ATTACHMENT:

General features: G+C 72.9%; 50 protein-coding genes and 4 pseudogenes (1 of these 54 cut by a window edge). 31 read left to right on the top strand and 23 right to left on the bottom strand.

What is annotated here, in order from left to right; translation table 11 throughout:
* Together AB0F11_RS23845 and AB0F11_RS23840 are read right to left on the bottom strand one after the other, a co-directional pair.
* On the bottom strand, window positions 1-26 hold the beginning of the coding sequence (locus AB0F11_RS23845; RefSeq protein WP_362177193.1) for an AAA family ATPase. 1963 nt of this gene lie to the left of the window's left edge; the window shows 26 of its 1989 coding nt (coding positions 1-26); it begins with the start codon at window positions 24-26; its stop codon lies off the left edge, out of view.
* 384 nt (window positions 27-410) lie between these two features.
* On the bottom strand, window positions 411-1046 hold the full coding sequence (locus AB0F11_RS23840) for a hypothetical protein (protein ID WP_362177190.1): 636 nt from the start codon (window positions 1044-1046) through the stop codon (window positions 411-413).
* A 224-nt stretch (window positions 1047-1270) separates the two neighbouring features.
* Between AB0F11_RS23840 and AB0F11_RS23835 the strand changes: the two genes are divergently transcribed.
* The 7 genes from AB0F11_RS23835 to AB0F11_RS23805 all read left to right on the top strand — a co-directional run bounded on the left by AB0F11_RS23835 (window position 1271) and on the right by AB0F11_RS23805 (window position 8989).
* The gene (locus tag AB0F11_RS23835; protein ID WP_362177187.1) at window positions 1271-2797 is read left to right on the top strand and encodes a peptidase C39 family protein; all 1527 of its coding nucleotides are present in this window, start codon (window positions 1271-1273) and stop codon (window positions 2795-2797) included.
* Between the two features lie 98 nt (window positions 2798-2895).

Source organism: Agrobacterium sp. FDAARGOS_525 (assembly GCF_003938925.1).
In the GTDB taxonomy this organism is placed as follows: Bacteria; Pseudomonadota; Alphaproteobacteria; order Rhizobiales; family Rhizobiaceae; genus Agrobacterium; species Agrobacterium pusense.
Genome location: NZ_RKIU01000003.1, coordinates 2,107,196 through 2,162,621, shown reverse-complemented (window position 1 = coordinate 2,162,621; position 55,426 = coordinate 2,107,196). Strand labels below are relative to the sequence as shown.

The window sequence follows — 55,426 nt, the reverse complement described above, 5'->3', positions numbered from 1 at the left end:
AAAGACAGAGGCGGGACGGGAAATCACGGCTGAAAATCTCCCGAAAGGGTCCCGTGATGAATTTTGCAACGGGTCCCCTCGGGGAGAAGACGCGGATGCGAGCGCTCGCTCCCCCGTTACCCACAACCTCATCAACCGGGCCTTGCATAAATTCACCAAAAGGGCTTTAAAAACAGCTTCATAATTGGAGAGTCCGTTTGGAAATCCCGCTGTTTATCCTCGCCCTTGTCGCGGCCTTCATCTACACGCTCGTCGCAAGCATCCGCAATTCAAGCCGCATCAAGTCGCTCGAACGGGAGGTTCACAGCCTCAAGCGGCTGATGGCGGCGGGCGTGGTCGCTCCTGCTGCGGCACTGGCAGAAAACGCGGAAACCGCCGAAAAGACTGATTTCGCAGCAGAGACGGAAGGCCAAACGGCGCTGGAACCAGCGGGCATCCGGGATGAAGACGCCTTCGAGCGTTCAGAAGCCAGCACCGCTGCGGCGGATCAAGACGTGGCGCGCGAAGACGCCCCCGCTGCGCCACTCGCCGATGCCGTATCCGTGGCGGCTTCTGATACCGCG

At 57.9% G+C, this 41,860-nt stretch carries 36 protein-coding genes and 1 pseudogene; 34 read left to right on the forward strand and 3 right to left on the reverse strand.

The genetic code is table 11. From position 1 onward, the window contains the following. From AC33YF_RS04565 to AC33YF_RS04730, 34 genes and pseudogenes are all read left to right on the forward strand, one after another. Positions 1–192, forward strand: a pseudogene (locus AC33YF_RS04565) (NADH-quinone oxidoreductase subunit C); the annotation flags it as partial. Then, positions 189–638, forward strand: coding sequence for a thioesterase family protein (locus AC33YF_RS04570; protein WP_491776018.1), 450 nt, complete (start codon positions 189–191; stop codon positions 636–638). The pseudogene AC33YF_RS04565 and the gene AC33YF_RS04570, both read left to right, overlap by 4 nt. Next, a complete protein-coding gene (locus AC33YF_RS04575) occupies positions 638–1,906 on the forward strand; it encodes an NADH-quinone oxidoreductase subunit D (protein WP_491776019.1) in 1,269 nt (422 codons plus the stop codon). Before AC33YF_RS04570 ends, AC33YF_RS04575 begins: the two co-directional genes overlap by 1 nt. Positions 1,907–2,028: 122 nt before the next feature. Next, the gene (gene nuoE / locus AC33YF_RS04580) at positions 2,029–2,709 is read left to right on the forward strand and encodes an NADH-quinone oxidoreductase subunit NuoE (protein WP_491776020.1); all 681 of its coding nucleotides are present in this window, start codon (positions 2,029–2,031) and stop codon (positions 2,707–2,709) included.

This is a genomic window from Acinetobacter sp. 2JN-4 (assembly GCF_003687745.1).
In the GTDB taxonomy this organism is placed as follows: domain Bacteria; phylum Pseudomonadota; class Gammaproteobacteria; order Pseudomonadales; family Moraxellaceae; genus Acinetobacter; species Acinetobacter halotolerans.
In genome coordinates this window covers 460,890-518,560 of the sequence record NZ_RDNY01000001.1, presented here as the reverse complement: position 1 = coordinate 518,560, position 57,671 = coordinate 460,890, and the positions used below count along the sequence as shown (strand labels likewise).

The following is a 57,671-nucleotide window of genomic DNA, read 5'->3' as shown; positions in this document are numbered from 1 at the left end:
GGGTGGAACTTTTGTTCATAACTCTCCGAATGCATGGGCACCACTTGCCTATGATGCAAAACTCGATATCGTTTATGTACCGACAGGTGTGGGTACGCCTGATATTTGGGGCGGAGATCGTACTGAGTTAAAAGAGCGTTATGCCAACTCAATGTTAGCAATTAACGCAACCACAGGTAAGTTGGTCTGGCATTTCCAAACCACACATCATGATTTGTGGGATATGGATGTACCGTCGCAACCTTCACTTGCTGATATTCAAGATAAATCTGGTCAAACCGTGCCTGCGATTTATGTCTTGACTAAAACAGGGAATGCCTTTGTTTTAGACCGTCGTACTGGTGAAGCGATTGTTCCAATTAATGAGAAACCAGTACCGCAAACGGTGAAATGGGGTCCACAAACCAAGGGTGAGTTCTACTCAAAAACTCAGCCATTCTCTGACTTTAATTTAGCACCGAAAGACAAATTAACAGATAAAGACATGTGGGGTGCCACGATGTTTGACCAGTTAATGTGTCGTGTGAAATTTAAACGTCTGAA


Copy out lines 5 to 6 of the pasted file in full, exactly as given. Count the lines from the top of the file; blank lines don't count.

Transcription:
* 384 nt (window positions 27-410) lie between these two features.
* On the bottom strand, window positions 411-1046 hold the full coding sequence (locus AB0F11_RS23840) for a hypothetical protein (protein ID WP_362177190.1): 636 nt from the start codon (window positions 1044-1046) through the stop codon (window positions 411-413).